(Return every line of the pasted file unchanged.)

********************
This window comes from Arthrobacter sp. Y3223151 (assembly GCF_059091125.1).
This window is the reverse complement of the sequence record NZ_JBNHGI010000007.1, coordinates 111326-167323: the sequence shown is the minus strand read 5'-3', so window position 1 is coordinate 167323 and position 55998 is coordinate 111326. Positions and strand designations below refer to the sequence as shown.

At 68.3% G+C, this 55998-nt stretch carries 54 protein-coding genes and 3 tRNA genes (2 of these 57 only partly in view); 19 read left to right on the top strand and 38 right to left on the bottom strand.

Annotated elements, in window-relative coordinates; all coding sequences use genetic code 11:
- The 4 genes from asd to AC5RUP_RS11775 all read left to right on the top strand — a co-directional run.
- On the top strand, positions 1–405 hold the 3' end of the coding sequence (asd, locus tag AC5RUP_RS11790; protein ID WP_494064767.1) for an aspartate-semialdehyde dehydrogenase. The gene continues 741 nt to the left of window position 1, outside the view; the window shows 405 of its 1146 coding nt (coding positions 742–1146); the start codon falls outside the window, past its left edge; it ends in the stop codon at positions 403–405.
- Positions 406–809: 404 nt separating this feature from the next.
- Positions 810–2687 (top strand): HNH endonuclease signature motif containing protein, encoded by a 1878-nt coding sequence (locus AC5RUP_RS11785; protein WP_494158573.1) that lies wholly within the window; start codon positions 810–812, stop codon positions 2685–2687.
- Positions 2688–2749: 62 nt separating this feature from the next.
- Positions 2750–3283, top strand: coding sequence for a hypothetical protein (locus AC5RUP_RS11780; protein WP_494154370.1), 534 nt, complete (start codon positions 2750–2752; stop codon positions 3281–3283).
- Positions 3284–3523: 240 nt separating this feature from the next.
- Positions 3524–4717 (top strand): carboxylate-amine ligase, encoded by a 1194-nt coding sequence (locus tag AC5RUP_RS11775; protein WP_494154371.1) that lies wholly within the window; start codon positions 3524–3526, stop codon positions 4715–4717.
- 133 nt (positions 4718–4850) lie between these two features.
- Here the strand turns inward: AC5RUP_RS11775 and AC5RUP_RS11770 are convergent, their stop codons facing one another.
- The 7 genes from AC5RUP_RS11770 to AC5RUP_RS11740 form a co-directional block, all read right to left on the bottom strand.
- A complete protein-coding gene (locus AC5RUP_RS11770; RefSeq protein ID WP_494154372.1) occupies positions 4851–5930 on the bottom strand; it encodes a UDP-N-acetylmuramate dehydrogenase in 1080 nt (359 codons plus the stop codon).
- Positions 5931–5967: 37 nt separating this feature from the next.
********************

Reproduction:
This window comes from Arthrobacter sp. Y3223151 (assembly GCF_059091125.1).
This window is the reverse complement of the sequence record NZ_JBNHGI010000007.1, coordinates 111326-167323: the sequence shown is the minus strand read 5'-3', so window position 1 is coordinate 167323 and position 55998 is coordinate 111326. Positions and strand designations below refer to the sequence as shown.

At 68.3% G+C, this 55998-nt stretch carries 54 protein-coding genes and 3 tRNA genes (2 of these 57 only partly in view); 19 read left to right on the top strand and 38 right to left on the bottom strand.

Annotated elements, in window-relative coordinates; all coding sequences use genetic code 11:
- The 4 genes from asd to AC5RUP_RS11775 all read left to right on the top strand — a co-directional run.
- On the top strand, positions 1–405 hold the 3' end of the coding sequence (asd, locus tag AC5RUP_RS11790; protein ID WP_494064767.1) for an aspartate-semialdehyde dehydrogenase. The gene continues 741 nt to the left of window position 1, outside the view; the window shows 405 of its 1146 coding nt (coding positions 742–1146); the start codon falls outside the window, past its left edge; it ends in the stop codon at positions 403–405.
- Positions 406–809: 404 nt separating this feature from the next.
- Positions 810–2687 (top strand): HNH endonuclease signature motif containing protein, encoded by a 1878-nt coding sequence (locus AC5RUP_RS11785; protein WP_494158573.1) that lies wholly within the window; start codon positions 810–812, stop codon positions 2685–2687.
- Positions 2688–2749: 62 nt separating this feature from the next.
- Positions 2750–3283, top strand: coding sequence for a hypothetical protein (locus AC5RUP_RS11780; protein WP_494154370.1), 534 nt, complete (start codon positions 2750–2752; stop codon positions 3281–3283).
- Positions 3284–3523: 240 nt separating this feature from the next.
- Positions 3524–4717 (top strand): carboxylate-amine ligase, encoded by a 1194-nt coding sequence (locus tag AC5RUP_RS11775; protein WP_494154371.1) that lies wholly within the window; start codon positions 3524–3526, stop codon positions 4715–4717.
- 133 nt (positions 4718–4850) lie between these two features.
- Here the strand turns inward: AC5RUP_RS11775 and AC5RUP_RS11770 are convergent, their stop codons facing one another.
- The 7 genes from AC5RUP_RS11770 to AC5RUP_RS11740 form a co-directional block, all read right to left on the bottom strand.
- A complete protein-coding gene (locus AC5RUP_RS11770; RefSeq protein ID WP_494154372.1) occupies positions 4851–5930 on the bottom strand; it encodes a UDP-N-acetylmuramate dehydrogenase in 1080 nt (359 codons plus the stop codon).
- Positions 5931–5967: 37 nt separating this feature from the next.